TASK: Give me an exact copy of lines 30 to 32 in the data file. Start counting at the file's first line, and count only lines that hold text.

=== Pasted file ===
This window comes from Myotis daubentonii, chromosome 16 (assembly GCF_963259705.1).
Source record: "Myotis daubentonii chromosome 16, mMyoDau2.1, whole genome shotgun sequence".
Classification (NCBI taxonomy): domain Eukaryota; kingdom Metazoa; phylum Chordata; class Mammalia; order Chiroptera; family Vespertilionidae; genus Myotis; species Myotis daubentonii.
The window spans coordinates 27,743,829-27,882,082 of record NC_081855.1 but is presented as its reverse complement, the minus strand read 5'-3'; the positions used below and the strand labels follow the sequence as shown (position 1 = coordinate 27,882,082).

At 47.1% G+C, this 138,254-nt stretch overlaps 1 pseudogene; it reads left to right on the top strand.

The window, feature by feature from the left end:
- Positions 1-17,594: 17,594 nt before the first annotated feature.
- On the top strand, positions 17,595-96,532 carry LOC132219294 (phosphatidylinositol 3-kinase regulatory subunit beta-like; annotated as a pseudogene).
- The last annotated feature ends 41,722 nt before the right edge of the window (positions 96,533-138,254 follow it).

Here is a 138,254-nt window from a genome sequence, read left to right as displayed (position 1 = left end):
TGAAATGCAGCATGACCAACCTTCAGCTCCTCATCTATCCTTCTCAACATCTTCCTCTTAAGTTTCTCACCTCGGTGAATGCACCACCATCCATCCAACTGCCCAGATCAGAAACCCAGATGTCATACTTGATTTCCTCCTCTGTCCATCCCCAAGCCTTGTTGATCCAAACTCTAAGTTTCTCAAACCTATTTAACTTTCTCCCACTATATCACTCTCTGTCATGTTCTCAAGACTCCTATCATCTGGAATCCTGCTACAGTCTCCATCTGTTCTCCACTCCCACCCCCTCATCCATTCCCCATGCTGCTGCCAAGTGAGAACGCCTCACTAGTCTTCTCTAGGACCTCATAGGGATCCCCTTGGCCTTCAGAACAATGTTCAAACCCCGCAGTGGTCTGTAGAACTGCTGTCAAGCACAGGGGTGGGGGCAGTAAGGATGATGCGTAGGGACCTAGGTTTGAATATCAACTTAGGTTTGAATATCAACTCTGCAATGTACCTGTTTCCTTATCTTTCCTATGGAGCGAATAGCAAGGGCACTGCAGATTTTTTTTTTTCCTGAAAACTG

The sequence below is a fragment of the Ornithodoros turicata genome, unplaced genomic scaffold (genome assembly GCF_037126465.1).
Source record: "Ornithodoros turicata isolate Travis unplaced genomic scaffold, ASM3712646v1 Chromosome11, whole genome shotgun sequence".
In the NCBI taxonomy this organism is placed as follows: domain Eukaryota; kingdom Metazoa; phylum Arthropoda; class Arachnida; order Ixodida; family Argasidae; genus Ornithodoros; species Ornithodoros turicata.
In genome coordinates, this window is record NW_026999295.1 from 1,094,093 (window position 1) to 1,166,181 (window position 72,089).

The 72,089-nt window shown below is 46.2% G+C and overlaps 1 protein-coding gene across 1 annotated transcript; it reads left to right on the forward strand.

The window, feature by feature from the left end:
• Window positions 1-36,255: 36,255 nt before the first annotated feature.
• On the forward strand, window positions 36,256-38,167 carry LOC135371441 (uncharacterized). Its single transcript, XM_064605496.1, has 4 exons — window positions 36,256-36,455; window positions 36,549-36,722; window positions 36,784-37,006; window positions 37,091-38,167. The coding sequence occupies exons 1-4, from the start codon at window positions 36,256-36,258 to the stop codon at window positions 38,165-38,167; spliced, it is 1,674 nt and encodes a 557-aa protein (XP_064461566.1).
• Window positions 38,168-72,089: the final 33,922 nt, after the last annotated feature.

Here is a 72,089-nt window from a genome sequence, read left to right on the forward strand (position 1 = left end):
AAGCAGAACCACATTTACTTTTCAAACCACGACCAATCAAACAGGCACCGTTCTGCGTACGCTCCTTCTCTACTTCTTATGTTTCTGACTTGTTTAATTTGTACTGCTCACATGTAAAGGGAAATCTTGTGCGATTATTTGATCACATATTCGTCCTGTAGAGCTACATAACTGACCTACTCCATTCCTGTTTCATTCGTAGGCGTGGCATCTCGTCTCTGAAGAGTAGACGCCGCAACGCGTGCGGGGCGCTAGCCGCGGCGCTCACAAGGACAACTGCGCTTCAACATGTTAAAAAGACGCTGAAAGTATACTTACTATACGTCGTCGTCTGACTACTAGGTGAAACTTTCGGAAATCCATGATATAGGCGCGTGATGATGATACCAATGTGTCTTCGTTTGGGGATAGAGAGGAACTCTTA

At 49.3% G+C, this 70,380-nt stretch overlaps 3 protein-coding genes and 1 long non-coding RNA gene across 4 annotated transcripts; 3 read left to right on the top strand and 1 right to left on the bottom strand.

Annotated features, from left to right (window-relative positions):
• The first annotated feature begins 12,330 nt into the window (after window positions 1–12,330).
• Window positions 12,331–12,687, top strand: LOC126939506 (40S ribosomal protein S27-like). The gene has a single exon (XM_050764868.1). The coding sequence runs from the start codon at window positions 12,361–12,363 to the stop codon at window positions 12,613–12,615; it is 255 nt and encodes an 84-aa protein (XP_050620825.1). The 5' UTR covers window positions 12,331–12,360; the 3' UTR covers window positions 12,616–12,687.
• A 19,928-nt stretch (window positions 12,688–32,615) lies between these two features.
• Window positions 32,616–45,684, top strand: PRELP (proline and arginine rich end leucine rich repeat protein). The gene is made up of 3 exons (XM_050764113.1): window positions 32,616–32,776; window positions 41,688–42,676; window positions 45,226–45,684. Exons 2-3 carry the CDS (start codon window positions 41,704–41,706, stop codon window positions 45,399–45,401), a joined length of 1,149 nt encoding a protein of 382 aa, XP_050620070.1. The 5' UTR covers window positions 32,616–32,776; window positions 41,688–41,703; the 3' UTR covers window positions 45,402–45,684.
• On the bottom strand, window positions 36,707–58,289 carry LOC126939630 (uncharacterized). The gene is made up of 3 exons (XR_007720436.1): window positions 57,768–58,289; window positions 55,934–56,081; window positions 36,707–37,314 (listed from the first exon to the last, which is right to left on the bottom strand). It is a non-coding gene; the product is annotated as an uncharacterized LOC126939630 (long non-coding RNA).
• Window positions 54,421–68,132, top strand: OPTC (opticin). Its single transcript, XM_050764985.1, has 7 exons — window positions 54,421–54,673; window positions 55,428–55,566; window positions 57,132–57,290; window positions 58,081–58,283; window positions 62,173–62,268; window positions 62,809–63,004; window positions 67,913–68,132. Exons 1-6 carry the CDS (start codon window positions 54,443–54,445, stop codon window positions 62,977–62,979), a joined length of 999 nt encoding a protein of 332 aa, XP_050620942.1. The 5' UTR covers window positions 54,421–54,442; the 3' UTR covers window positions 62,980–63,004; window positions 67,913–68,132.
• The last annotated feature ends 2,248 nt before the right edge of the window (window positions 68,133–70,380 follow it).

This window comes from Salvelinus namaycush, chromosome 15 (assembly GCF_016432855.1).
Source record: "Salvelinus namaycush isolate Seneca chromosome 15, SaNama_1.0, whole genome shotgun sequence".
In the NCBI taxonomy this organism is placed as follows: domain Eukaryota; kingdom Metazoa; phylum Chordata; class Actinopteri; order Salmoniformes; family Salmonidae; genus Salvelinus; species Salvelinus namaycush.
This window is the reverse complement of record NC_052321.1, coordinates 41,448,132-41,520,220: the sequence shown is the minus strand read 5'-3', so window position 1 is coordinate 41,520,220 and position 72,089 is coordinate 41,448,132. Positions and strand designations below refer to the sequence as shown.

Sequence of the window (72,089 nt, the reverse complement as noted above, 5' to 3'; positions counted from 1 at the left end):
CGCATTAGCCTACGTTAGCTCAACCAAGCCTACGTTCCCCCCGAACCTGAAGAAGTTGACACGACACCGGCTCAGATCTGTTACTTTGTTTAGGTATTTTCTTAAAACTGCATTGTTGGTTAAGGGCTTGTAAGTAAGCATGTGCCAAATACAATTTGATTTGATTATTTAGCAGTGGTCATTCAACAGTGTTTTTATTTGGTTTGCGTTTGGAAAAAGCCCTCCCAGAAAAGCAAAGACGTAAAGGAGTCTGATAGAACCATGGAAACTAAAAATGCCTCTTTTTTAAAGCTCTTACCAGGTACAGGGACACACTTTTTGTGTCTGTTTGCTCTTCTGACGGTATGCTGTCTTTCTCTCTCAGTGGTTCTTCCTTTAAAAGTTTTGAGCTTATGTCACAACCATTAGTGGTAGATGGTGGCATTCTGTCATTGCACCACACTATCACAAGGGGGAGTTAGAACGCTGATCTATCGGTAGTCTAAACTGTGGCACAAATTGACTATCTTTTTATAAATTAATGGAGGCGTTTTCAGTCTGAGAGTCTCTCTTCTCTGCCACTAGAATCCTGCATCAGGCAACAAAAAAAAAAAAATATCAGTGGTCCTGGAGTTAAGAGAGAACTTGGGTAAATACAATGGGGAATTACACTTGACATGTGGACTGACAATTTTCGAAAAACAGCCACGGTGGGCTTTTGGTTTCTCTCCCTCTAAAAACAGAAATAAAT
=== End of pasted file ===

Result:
• Window positions 54,421–68,132, top strand: OPTC (opticin). Its single transcript, XM_050764985.1, has 7 exons — window positions 54,421–54,673; window positions 55,428–55,566; window positions 57,132–57,290; window positions 58,081–58,283; window positions 62,173–62,268; window positions 62,809–63,004; window positions 67,913–68,132. Exons 1-6 carry the CDS (start codon window positions 54,443–54,445, stop codon window positions 62,977–62,979), a joined length of 999 nt encoding a protein of 332 aa, XP_050620942.1. The 5' UTR covers window positions 54,421–54,442; the 3' UTR covers window positions 62,980–63,004; window positions 67,913–68,132.
• The last annotated feature ends 2,248 nt before the right edge of the window (window positions 68,133–70,380 follow it).

This window comes from Salvelinus namaycush, chromosome 15 (assembly GCF_016432855.1).